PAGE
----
In 1883, Colonel James Walker settled the land that is now occupied by the Inglewood Bird Sanctuary. In 1910, the current brick house - named Inglewood - was built, and the surrounding area was then named for the most prominent property in the area.
In 1929, Colonel Walker's son Selby applied to the federal government to have 59 acres on the west side of the Bow River designated as a Federal Migratory Bird Sanctuary. His request was granted and the Inglewood Bird Sanctuary was born.
When Selby died in 1953, Ed Jefferies, owner of a large contracting firm, acquired the property and leased it to the Alberta Fish & Game Association for their new headquarters. In 1970 the City of Calgary purchased the property and has been managing it as a natural reserve ever since.
In 1996, the Nature Centre was built and grassland restoration projects began. The Colonel Walker House is currently both a private residence and serves the administrative and educational activities needs of the Nature Centre.
Source: City of Calgary website
Link: Century Homes In Calgary
Front Porch Culture
The origin of the front porch is most often thought of as an element of southern American homes -both luxury and modest homes - starting in the mid 19th century. It was a place where the family could retire to as the outdoor air provided a somewhat cool alternative to the summer heat and humidity. In most houses, the porch was an extension of the living room taking up the entire front of the house and sometimes wrapping around one or both sides.
Before TV, the porch was the place where parents and grandparents would tell stories. It was also a place where parents would meet or say hello to other parents who were out walking waiting for the house to cool off. It was a place where neighbours could catch up on the news from the community and plan events (there were no phones, no texting or emails). The porch was the community meeting place!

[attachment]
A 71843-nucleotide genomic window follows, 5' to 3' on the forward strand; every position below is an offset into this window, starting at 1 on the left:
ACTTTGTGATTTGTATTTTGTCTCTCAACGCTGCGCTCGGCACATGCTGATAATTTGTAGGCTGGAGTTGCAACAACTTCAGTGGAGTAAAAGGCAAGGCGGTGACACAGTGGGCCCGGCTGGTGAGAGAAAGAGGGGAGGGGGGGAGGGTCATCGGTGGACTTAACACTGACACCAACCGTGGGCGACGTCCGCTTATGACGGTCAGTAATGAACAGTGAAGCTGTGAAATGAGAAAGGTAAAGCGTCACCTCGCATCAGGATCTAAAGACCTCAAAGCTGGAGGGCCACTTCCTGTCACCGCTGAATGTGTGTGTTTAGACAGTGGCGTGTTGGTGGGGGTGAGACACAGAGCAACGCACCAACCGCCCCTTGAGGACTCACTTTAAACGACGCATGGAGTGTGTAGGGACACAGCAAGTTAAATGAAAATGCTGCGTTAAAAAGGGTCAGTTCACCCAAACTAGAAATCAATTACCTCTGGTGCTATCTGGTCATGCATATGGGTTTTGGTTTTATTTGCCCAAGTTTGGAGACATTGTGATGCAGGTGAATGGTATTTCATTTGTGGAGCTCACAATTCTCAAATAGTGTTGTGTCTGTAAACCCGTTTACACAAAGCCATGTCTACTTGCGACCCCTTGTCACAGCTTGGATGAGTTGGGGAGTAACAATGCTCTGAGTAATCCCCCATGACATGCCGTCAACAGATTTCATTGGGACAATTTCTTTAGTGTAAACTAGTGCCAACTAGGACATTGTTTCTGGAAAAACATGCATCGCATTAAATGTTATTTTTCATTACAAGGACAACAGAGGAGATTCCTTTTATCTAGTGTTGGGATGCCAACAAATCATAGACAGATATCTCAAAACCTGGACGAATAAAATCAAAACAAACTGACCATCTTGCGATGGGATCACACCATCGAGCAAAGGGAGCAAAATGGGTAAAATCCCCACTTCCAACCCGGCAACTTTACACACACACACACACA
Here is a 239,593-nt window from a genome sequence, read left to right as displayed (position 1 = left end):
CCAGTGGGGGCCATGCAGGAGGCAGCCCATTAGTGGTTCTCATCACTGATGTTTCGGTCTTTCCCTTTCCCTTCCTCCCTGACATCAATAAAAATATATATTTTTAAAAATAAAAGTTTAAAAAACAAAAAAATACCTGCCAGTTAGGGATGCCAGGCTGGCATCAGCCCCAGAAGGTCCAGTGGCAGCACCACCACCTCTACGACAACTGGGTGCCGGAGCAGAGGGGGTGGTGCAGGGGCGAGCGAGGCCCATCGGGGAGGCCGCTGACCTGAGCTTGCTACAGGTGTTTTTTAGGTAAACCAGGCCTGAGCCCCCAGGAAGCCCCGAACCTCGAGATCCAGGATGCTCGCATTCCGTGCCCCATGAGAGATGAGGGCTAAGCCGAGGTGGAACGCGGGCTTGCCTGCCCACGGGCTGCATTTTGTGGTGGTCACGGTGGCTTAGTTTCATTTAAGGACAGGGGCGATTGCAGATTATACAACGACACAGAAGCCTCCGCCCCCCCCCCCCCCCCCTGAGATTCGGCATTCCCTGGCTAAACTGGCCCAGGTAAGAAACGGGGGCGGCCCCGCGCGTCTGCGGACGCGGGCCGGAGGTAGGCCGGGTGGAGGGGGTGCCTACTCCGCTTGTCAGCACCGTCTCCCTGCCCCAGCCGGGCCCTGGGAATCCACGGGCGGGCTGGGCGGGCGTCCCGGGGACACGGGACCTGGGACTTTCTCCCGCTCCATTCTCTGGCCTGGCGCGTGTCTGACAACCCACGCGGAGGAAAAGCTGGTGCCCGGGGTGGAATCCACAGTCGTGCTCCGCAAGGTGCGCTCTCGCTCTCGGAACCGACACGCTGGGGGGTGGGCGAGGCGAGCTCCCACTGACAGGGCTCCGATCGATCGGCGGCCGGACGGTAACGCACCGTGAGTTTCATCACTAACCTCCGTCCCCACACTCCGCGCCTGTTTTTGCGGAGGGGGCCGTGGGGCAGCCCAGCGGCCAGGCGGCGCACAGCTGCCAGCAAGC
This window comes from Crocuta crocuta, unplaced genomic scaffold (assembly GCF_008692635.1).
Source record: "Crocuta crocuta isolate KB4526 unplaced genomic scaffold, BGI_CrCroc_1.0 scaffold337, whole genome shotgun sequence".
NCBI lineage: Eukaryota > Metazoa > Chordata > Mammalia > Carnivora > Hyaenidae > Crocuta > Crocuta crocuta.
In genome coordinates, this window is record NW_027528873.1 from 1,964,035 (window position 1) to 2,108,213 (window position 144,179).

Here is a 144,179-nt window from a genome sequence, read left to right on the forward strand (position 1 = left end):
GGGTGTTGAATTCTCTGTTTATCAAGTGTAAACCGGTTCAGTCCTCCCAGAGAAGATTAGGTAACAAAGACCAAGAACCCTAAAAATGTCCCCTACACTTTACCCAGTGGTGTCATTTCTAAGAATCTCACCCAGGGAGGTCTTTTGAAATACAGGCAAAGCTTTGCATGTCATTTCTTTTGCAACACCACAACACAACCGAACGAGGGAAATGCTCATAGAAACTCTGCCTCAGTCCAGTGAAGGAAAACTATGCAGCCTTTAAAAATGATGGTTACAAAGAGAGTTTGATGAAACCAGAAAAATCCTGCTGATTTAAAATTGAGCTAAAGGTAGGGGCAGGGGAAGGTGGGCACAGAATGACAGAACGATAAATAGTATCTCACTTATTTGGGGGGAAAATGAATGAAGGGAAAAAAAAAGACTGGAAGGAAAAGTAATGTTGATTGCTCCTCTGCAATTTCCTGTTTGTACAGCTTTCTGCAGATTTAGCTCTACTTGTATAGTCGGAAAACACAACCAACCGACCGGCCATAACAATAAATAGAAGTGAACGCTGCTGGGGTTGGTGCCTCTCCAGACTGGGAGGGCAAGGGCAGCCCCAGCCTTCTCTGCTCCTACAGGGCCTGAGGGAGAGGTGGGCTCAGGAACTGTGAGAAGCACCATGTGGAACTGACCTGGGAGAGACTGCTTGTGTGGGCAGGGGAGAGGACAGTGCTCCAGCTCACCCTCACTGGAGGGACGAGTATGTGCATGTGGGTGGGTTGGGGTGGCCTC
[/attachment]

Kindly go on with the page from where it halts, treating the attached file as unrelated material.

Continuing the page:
It was also a place where adults could keep an eye on their children who commonly played in the front yard and street, i.e. pre community playgrounds and parks days.
The porch started to fall out of fashion in the ‘50s with the advent of TV and the introduction of the attached front garage. By the ‘60s, the fenced-in backyard, commonly included a deck (complete with BBQ and patio furniture), as well as a lawn area (which used to be a vegetable garden, but became space for private swings, slide, sandbox and sometimes a pool). Houses (and people) turned their backs on the street. The backyard became a private family playground!
Can we bring back the porch?
By the late 20th century, more and more houses had air-conditioning, which further reducing the need to sit outside at night.
In Calgary, although most new infills in established communities with back alley garages do in fact have front porches, however, in new communities smaller lots and attached front double garages make it almost impossible to have a porch.
For the past 50 years, urban living in North America has become more and more private vs public. People have abandoned public transportation for the privacy of the car, live in larger homes that are more backyard than front yard focused.
Indeed, the porch, which fostered a sense of community and neighbourliness in North America since the middle of the 19th century, is sadly missing on many streets in new communities today.
And, if newer houses do have a porch, it is often “for decoration only” or perhaps a place to store bikes, strollers and lawn mowers, rather than a place to sit and interact with the neighbours.